AP Photo/Darren Calabrese
The Red Sox placed Tim Wakefield on the disabled list with a lower back issue that the knuckleballer -- who will turn 43 next week -- described as a "minor setback." He suffered a spasm during a side session this weekend, and thinks he'll miss three starts. Thus, Buchholz was summoned once again, and will start against the Rangers tonight.
With Brad Penny's name floating around in trade rumors and the John Smoltz experiment not off to a good start, it's entirely possible that, if he pitches well, Buchholz gets a longer stint in the rotation than just the duration of Wakefield's DL stint. As Buchholz told the Associated Press, "This is an odd situation. Things have a way working themselves out."
Although the 24-year-old righty fell flat with a 6.75 ERA in the big leagues last season, he's a different pitcher this year, reminding everyone why there was so much hype about him before last season and looking more like the pitcher that threw a no-hitter in his second big league start in 2007.
His fastball command has improved, and he's more aggressive, attacking hitters and trusting his stuff rather than trying to paint the black and make the perfect pitch. He's firing more 96-mph heat and not relying on his curveball so much. Even though the curveball is a plus pitch, it was a crutch that he went to too often last season.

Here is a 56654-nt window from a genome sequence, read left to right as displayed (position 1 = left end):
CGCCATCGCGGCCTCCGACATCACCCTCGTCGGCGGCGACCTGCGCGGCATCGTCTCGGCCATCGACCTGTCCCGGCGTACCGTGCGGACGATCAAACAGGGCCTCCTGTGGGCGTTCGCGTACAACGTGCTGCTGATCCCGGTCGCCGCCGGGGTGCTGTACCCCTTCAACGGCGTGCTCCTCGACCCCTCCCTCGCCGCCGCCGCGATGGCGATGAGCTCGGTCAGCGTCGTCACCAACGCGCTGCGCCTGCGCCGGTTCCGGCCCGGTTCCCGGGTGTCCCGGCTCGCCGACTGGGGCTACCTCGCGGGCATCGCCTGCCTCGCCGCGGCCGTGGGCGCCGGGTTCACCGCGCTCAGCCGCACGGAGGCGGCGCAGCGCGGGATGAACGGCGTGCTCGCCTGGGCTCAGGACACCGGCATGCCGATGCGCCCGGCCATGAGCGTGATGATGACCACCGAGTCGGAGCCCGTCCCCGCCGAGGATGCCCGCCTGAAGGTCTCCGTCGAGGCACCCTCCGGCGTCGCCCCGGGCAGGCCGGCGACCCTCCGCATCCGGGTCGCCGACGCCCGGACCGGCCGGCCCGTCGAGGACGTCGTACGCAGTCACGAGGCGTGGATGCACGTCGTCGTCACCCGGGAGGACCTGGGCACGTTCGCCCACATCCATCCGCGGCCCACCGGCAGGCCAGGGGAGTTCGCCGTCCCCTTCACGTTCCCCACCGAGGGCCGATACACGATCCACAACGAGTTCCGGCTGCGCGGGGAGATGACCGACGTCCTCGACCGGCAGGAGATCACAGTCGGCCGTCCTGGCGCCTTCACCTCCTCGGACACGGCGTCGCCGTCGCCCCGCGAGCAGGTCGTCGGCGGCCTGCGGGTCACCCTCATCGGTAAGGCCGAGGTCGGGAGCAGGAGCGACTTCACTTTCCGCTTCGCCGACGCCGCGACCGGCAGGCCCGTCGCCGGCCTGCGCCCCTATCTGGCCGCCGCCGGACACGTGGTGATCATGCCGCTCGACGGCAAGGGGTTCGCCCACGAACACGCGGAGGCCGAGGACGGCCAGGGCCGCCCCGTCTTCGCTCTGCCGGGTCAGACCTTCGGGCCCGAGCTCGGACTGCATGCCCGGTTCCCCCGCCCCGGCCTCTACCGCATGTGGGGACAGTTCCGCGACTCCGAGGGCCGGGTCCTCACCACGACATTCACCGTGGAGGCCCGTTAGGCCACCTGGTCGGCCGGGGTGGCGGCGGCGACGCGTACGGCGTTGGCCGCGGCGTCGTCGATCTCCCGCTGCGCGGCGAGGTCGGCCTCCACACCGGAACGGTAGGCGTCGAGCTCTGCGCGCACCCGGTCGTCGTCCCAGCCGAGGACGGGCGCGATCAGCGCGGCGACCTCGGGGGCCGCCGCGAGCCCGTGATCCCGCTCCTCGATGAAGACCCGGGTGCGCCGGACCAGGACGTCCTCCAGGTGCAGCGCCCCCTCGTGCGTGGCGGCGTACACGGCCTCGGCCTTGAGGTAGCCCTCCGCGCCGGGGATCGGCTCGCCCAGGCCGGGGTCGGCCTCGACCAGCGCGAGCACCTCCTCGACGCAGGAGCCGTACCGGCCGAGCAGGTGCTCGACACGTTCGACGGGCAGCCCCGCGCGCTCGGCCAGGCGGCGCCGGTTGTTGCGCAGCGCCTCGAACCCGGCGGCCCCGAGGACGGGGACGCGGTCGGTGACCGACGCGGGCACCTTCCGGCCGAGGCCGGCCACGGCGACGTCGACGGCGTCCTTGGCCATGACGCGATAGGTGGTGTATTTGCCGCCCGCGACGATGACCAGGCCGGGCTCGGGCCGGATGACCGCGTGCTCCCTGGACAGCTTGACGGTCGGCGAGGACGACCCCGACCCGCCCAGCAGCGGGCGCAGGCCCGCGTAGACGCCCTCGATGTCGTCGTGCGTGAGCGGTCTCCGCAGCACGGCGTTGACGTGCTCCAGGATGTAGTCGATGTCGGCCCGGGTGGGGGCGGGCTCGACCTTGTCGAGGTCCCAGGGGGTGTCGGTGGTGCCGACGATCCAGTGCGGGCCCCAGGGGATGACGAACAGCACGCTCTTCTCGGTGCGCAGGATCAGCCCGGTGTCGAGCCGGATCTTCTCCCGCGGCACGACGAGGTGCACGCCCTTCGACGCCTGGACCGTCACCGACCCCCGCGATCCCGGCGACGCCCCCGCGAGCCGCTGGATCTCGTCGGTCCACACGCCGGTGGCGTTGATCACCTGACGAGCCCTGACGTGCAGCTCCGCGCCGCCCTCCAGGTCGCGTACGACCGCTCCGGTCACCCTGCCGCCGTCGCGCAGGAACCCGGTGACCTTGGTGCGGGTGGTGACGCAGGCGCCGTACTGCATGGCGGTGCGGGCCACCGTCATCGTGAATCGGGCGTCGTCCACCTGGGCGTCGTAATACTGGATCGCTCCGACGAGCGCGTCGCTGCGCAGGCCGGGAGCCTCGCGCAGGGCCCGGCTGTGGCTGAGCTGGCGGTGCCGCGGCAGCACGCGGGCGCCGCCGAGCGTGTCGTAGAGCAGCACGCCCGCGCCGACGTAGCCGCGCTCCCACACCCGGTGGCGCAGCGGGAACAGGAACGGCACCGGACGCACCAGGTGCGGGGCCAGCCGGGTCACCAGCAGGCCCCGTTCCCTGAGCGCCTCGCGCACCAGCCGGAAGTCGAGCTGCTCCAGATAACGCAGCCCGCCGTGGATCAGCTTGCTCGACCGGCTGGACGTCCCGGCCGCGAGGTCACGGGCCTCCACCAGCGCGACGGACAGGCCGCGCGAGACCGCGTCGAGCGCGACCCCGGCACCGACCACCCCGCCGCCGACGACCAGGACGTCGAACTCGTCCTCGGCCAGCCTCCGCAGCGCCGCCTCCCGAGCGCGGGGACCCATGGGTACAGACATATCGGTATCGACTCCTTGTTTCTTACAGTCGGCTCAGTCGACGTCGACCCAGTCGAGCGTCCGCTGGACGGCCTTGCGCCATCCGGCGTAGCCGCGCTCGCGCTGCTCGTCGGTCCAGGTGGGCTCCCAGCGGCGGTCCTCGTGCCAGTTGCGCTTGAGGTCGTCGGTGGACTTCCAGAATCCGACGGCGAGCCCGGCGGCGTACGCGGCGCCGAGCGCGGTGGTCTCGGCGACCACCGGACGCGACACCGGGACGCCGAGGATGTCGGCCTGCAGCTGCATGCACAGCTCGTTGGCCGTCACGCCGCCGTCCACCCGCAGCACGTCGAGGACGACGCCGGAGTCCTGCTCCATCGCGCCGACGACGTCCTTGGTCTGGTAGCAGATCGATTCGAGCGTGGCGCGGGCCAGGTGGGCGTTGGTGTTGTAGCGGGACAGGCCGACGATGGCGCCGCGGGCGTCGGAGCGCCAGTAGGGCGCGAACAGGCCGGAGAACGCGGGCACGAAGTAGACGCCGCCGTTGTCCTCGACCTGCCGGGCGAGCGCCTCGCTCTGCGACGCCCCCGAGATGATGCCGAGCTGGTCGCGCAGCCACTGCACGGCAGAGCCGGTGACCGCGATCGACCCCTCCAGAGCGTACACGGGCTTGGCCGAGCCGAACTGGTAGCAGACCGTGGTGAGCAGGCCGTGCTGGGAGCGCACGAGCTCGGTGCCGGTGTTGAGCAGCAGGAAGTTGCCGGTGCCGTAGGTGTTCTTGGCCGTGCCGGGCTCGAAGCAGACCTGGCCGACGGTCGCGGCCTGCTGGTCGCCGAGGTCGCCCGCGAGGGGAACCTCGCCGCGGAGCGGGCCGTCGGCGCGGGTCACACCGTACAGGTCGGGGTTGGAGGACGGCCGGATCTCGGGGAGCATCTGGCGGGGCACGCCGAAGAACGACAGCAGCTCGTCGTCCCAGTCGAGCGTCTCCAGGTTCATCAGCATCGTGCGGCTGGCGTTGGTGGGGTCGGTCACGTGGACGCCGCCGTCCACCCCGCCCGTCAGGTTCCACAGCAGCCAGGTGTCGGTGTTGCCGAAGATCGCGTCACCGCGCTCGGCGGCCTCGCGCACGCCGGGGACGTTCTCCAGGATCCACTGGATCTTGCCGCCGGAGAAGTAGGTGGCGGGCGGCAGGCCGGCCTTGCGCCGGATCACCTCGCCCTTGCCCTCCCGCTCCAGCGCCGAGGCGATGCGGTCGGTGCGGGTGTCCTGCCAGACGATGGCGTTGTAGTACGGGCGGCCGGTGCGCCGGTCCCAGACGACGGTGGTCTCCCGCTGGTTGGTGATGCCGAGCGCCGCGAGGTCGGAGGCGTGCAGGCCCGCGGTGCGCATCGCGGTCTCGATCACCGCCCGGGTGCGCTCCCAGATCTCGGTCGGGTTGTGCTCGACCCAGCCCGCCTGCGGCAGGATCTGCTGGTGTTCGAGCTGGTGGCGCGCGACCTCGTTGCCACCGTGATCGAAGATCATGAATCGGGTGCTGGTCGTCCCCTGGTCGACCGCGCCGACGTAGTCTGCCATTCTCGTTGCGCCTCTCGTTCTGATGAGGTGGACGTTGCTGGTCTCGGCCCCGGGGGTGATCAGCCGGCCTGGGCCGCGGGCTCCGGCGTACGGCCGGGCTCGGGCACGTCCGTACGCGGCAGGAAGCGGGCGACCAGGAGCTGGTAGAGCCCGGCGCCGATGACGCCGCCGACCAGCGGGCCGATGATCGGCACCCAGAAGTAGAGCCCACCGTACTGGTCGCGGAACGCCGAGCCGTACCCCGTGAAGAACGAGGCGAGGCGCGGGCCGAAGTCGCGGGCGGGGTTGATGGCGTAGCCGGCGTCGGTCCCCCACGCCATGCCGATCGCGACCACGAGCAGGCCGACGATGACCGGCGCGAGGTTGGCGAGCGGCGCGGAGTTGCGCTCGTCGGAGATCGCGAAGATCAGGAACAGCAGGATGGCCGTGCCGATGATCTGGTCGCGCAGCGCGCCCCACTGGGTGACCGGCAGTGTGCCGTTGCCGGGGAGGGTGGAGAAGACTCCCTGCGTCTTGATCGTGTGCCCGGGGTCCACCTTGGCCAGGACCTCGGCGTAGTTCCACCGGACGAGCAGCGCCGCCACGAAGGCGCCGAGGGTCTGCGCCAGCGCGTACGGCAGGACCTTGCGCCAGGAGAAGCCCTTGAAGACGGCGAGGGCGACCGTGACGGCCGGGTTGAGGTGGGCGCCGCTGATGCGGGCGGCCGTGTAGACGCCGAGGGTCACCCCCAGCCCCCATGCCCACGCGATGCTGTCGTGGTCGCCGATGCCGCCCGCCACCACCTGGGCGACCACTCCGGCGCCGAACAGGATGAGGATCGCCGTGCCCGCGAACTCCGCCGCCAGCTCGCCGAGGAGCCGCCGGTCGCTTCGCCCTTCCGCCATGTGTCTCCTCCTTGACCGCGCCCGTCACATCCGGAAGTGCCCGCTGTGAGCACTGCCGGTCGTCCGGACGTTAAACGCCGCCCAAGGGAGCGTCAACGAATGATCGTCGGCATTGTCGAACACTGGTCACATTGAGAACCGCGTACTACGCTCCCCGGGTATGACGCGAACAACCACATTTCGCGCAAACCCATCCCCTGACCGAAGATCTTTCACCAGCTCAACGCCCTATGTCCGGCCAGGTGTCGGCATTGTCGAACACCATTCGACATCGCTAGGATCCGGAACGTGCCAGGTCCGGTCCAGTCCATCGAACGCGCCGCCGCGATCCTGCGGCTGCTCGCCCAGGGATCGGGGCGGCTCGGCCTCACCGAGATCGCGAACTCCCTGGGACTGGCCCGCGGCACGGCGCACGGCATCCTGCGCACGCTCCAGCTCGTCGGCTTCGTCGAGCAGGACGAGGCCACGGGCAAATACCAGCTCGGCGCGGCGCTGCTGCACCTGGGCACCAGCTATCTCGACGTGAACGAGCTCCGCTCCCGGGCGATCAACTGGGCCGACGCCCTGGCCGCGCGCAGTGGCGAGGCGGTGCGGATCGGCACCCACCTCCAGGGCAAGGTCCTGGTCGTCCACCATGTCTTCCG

Considering his upside and the fact he's owned in less than 10 percent of ESPN leagues, as of this morning, he's well worth considering if you need another quality arm on your staff.
• Manny Ramirez owners also dodged a bullet as X-rays came back negative after he was hit on the hand by a pitch during Tuesday's game. He didn't appear to be in a huge amount of pain when he left the game, so the X-ray was likely just a precaution, and he's listed as day-to-day.
• Lance Berkman will miss a few games after an MRI showed that he suffered a Grade 2 strain of his left calf. For now, it appears he will dodge the disabled list, and should be available to pinch hit in the meantime.
• Cliff Lee allowed just one run in a complete game win over the Blue Jays, but got some help from Scott Downs's blown save in the ninth after Brett Cecil threw seven shutout frames, striking out nine. Cecil has been Jekyll and Hyde this season. In 10 big leage appearances, he has allowed zero or one runs five times, but allowed five runs or more three times. Still, his strikeout ability continues to make him a viable option in AL-only play.
• Dexter Fowler had two hits and two RBIs for the Rockies, and it's worth noting that he's been getting on base at a .429 clip this month while posting nine steals. He could be in line for a very nice second half.